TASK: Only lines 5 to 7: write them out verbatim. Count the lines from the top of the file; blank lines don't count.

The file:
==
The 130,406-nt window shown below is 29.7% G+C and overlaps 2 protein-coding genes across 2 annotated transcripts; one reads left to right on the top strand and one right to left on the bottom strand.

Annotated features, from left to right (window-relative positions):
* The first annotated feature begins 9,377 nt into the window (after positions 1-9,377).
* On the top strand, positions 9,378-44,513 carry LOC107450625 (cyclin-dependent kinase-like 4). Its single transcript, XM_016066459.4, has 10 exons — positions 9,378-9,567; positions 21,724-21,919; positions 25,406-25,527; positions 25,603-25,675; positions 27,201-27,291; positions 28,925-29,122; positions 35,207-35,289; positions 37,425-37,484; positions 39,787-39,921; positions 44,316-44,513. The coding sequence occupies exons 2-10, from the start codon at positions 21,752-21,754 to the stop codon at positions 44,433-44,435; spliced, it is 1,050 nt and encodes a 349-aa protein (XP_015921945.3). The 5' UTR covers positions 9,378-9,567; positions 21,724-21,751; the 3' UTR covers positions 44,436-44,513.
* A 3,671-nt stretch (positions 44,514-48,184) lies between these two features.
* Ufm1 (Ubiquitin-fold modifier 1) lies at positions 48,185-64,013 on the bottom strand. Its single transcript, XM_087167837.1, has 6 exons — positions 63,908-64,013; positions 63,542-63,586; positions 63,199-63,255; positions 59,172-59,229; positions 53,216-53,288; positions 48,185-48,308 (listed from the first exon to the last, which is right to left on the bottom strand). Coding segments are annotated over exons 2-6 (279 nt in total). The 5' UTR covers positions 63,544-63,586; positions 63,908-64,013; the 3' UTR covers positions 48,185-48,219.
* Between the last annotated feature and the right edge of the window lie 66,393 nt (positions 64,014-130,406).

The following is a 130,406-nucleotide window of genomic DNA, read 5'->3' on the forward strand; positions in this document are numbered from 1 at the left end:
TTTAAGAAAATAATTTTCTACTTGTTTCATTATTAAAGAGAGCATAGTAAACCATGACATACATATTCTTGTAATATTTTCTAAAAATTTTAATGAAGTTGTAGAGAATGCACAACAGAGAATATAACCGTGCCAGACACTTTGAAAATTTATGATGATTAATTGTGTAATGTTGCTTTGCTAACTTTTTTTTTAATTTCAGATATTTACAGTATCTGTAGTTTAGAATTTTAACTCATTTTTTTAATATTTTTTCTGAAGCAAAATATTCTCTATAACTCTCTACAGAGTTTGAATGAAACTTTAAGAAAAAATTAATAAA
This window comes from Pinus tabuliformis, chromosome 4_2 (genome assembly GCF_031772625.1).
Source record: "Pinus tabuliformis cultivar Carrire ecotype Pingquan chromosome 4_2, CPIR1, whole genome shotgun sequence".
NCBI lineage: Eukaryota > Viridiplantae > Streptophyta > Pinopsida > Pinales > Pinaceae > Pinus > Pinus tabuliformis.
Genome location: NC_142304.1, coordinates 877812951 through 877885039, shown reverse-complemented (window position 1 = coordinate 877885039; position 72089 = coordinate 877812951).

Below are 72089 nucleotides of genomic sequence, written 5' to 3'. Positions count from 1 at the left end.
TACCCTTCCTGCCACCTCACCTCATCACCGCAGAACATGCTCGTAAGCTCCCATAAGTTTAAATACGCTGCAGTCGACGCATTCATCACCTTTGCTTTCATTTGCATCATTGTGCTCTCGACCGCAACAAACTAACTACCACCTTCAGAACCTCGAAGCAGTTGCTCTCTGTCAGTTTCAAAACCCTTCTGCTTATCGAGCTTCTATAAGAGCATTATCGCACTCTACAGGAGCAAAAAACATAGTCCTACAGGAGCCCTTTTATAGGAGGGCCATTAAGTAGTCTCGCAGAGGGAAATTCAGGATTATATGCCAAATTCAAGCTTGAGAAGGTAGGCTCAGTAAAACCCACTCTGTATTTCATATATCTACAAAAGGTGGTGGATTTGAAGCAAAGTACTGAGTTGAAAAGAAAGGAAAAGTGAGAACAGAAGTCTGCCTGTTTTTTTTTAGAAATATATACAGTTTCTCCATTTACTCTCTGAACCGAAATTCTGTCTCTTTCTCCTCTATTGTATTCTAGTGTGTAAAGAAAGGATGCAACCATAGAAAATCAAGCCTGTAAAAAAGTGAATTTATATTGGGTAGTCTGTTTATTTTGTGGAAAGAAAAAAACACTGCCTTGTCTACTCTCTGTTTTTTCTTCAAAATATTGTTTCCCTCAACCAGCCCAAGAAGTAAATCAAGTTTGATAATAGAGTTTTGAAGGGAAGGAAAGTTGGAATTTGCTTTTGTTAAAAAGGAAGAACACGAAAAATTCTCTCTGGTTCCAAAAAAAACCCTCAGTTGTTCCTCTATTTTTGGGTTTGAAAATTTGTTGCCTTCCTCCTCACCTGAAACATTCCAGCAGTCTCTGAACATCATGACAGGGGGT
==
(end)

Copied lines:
* A 3,671-nt stretch (positions 44,514-48,184) lies between these two features.
* Ufm1 (Ubiquitin-fold modifier 1) lies at positions 48,185-64,013 on the bottom strand. Its single transcript, XM_087167837.1, has 6 exons — positions 63,908-64,013; positions 63,542-63,586; positions 63,199-63,255; positions 59,172-59,229; positions 53,216-53,288; positions 48,185-48,308 (listed from the first exon to the last, which is right to left on the bottom strand). Coding segments are annotated over exons 2-6 (279 nt in total). The 5' UTR covers positions 63,544-63,586; positions 63,908-64,013; the 3' UTR covers positions 48,185-48,219.
* Between the last annotated feature and the right edge of the window lie 66,393 nt (positions 64,014-130,406).